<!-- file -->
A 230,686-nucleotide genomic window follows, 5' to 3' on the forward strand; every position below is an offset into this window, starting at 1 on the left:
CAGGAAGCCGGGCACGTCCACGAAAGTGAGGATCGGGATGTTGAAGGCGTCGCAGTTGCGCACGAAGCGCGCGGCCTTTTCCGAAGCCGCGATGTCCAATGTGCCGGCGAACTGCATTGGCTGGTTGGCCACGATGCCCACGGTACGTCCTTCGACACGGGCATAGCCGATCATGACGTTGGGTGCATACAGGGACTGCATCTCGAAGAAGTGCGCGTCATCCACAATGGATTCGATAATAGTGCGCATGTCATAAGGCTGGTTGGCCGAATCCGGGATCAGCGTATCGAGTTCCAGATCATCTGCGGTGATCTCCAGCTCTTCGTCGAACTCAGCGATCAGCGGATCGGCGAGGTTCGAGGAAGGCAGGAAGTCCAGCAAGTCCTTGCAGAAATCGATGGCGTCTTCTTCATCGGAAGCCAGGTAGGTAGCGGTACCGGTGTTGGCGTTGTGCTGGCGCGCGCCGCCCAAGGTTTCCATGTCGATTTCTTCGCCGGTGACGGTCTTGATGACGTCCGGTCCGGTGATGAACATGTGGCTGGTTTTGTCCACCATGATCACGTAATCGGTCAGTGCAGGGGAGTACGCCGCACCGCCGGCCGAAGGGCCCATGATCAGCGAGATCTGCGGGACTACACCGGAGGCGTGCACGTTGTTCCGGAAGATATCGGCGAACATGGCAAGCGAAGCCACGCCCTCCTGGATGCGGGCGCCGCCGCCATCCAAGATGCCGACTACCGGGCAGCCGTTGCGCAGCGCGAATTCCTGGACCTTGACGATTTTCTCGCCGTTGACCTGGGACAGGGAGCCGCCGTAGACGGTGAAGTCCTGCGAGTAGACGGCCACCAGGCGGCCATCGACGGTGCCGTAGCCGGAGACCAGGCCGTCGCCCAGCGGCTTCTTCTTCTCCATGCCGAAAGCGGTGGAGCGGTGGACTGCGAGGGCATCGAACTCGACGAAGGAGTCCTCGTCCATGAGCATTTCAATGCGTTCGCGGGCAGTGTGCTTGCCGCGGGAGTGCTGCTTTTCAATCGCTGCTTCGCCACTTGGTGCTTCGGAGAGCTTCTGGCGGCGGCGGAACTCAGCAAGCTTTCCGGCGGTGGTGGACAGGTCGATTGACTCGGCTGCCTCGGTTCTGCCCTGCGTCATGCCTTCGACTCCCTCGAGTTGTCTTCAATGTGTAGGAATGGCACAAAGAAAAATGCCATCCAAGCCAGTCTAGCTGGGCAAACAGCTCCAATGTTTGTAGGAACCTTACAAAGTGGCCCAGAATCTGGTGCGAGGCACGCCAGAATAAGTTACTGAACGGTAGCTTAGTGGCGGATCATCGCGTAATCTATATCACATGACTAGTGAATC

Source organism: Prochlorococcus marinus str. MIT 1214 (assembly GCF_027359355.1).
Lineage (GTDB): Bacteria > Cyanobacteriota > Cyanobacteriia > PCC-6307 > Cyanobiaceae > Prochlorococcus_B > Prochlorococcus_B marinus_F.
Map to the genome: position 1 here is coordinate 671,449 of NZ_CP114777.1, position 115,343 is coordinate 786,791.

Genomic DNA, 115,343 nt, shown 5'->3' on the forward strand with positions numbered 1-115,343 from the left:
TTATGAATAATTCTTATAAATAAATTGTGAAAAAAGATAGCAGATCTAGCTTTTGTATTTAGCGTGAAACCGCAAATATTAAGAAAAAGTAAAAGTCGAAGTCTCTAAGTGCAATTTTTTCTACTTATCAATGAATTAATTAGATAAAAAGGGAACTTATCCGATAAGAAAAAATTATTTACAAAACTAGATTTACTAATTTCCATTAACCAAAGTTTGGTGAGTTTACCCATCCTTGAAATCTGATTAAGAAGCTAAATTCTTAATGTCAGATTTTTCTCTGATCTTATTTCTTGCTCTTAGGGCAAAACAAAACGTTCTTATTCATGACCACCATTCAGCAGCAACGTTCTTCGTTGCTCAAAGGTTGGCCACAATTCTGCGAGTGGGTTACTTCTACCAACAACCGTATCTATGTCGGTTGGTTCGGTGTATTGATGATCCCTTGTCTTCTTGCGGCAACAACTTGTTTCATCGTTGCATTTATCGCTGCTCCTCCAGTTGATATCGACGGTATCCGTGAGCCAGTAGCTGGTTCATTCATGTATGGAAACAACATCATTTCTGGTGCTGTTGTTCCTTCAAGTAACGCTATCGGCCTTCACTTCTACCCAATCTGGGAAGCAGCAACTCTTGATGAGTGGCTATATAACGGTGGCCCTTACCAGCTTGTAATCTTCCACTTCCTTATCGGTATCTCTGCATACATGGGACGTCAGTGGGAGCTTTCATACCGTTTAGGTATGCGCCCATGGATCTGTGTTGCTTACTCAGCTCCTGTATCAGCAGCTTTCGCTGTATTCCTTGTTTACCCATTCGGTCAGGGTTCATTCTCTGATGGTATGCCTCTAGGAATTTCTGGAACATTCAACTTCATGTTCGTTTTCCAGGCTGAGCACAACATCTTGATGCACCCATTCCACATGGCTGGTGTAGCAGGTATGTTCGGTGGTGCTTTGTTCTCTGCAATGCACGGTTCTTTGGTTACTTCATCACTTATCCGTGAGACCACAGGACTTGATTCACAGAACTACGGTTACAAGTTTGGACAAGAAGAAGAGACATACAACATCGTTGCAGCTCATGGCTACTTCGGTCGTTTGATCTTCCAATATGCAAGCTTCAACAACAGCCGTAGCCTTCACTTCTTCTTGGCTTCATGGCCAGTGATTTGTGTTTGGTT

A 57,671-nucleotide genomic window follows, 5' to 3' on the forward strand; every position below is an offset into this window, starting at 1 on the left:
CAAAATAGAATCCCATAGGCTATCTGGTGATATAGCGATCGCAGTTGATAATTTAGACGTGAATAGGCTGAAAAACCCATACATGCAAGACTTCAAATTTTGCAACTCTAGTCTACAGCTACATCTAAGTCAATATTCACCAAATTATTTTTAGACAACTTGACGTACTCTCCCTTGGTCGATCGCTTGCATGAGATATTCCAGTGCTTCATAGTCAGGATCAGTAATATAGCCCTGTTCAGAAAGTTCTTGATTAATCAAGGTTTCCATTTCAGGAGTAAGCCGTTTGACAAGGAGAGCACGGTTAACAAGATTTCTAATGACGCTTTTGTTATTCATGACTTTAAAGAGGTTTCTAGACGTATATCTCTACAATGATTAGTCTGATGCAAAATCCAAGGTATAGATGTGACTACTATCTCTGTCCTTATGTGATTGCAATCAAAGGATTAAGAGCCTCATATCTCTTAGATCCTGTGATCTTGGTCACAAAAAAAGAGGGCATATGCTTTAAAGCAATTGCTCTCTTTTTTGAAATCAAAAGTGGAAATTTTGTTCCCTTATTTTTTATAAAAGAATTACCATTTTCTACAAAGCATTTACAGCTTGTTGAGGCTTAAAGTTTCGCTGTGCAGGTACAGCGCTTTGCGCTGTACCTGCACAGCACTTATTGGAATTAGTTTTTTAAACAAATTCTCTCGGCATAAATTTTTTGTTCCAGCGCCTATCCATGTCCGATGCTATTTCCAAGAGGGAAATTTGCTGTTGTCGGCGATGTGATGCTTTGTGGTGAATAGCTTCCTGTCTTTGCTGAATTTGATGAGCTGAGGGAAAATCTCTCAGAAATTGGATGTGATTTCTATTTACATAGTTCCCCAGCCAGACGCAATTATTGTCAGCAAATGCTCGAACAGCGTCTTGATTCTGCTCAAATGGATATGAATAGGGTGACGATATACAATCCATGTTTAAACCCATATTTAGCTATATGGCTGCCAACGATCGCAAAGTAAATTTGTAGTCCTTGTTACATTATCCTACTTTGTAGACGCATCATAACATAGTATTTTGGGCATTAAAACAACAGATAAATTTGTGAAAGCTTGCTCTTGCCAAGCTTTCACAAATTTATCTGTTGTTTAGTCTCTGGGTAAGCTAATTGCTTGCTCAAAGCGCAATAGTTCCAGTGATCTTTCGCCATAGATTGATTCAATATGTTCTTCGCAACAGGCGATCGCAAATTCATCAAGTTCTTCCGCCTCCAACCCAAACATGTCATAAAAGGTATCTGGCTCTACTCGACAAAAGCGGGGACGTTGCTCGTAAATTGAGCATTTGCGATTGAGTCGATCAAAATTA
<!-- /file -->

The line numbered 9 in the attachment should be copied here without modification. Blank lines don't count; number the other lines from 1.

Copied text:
CAAAATAGAATCCCATAGGCTATCTGGTGATATAGCGATCGCAGTTGATAATTTAGACGTGAATAGGCTGAAAAACCCATACATGCAAGACTTCAAATTTTGCAACTCTAGTCTACAGCTACATCTAAGTCAATATTCACCAAATTATTTTTAGACAACTTGACGTACTCTCCCTTGGTCGATCGCTTGCATGAGATATTCCAGTGCTTCATAGTCAGGATCAGTAATATAGCCCTGTTCAGAAAGTTCTTGATTAATCAAGGTTTCCATTTCAGGAGTAAGCCGTTTGACAAGGAGAGCACGGTTAACAAGATTTCTAATGACGCTTTTGTTATTCATGACTTTAAAGAGGTTTCTAGACGTATATCTCTACAATGATTAGTCTGATGCAAAATCCAAGGTATAGATGTGACTACTATCTCTGTCCTTATGTGATTGCAATCAAAGGATTAAGAGCCTCATATCTCTTAGATCCTGTGATCTTGGTCACAAAAAAAGAGGGCATATGCTTTAAAGCAATTGCTCTCTTTTTTGAAATCAAAAGTGGAAATTTTGTTCCCTTATTTTTTATAAAAGAATTACCATTTTCTACAAAGCATTTACAGCTTGTTGAGGCTTAAAGTTTCGCTGTGCAGGTACAGCGCTTTGCGCTGTACCTGCACAGCACTTATTGGAATTAGTTTTTTAAACAAATTCTCTCGGCATAAATTTTTTGTTCCAGCGCCTATCCATGTCCGATGCTATTTCCAAGAGGGAAATTTGCTGTTGTCGGCGATGTGATGCTTTGTGGTGAATAGCTTCCTGTCTTTGCTGAATTTGATGAGCTGAGGGAAAATCTCTCAGAAATTGGATGTGATTTCTATTTACATAGTTCCCCAGCCAGACGCAATTATTGTCAGCAAATGCTCGAACAGCGTCTTGATTCTGCTCAAATGGATATGAATAGGGTGACGATATACAATCCATGTTTAAACCCATATTTAGCTATATGGCTGCCAACGATCGCAAAGTAAATTTGTAGTCCTTGTTACATTATCCTACTTTGTAGACGCATCATAACATAGTATTTTGGGCATTAAAACAACAGATAAATTTGTGAAAGCTTGCTCTTGCCAAGCTTTCACAAATTTATCTGTTGTTTAGTCTCTGGGTAAGCTAATTGCTTGCTCAAAGCGCAATAGTTCCAGTGATCTTTCGCCATAGATTGATTCAATATGTTCTTCGCAACAGGCGATCGCAAATTCATCAAGTTCTTCCGCCTCCAACCCAAACATGTCATAAAAGGTATCTGGCTCTACTCGACAAAAGCGGGGACGTTGCTCGTAAATTGAGCATTTGCGATTGAGTCGATCAAAATTA